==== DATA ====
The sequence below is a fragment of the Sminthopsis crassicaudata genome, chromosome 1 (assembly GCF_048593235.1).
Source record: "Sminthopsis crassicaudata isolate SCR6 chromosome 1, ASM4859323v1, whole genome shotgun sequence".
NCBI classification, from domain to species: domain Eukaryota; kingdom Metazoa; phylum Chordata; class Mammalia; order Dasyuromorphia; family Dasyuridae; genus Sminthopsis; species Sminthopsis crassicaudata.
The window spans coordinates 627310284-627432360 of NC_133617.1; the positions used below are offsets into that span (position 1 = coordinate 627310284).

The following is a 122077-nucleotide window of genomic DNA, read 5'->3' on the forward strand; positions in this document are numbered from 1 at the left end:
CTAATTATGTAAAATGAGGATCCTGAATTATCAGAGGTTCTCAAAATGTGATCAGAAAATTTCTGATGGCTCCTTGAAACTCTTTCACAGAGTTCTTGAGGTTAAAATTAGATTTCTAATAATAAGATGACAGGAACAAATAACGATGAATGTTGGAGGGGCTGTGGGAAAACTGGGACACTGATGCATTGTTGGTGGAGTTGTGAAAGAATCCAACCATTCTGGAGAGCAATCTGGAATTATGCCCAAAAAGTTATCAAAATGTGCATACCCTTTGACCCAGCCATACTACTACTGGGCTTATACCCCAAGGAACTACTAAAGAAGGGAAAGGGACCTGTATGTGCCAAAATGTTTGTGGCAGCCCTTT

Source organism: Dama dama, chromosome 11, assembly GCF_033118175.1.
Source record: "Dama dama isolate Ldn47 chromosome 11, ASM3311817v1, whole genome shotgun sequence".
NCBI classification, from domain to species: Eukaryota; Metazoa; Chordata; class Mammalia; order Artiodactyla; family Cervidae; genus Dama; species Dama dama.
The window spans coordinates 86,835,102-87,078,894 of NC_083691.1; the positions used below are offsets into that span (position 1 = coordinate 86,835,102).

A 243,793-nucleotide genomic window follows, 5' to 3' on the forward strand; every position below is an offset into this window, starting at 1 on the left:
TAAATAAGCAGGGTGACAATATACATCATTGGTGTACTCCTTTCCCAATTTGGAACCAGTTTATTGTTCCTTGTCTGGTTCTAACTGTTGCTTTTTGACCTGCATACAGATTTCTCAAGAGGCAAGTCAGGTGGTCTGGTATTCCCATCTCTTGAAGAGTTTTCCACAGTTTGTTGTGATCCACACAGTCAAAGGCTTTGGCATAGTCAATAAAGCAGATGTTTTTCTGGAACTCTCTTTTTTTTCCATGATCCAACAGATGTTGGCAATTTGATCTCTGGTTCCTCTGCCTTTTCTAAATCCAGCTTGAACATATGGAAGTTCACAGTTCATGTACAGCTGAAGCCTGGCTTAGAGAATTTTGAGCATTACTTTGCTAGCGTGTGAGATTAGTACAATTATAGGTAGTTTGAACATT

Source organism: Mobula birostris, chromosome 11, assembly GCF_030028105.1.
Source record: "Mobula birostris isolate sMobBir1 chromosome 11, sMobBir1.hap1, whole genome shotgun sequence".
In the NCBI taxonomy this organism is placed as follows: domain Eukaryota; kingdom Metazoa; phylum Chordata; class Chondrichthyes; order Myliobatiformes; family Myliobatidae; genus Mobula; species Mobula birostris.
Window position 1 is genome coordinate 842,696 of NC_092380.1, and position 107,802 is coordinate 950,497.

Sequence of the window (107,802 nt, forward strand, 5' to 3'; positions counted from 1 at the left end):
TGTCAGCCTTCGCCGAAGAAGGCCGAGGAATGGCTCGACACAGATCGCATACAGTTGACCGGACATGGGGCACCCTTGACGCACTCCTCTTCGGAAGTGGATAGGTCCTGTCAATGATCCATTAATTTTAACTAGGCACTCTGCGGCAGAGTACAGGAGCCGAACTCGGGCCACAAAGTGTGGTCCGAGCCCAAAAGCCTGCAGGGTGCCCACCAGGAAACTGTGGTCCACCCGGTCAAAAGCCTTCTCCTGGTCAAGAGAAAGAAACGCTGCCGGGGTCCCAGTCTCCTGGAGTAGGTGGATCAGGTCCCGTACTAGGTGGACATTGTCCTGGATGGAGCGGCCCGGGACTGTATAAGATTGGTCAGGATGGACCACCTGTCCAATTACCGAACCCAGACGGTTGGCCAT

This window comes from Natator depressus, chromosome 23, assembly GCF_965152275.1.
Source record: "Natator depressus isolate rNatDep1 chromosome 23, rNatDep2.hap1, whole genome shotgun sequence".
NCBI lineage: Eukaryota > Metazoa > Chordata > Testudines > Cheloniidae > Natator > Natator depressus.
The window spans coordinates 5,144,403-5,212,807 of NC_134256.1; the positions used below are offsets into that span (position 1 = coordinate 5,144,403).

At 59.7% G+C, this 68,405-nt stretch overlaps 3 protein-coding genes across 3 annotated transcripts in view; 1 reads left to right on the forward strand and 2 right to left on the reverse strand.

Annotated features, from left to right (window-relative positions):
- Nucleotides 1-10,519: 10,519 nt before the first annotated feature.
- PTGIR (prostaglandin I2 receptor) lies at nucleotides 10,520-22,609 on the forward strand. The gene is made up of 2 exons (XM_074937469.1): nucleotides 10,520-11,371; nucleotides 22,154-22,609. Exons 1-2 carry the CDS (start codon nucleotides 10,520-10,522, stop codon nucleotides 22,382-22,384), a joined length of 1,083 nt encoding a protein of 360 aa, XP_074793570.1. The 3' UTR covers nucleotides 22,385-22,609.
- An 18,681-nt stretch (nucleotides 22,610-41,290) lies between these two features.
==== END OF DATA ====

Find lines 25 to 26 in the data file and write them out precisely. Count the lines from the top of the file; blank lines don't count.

- Nucleotides 1-10,519: 10,519 nt before the first annotated feature.
- PTGIR (prostaglandin I2 receptor) lies at nucleotides 10,520-22,609 on the forward strand. The gene is made up of 2 exons (XM_074937469.1): nucleotides 10,520-11,371; nucleotides 22,154-22,609. Exons 1-2 carry the CDS (start codon nucleotides 10,520-10,522, stop codon nucleotides 22,382-22,384), a joined length of 1,083 nt encoding a protein of 360 aa, XP_074793570.1. The 3' UTR covers nucleotides 22,385-22,609.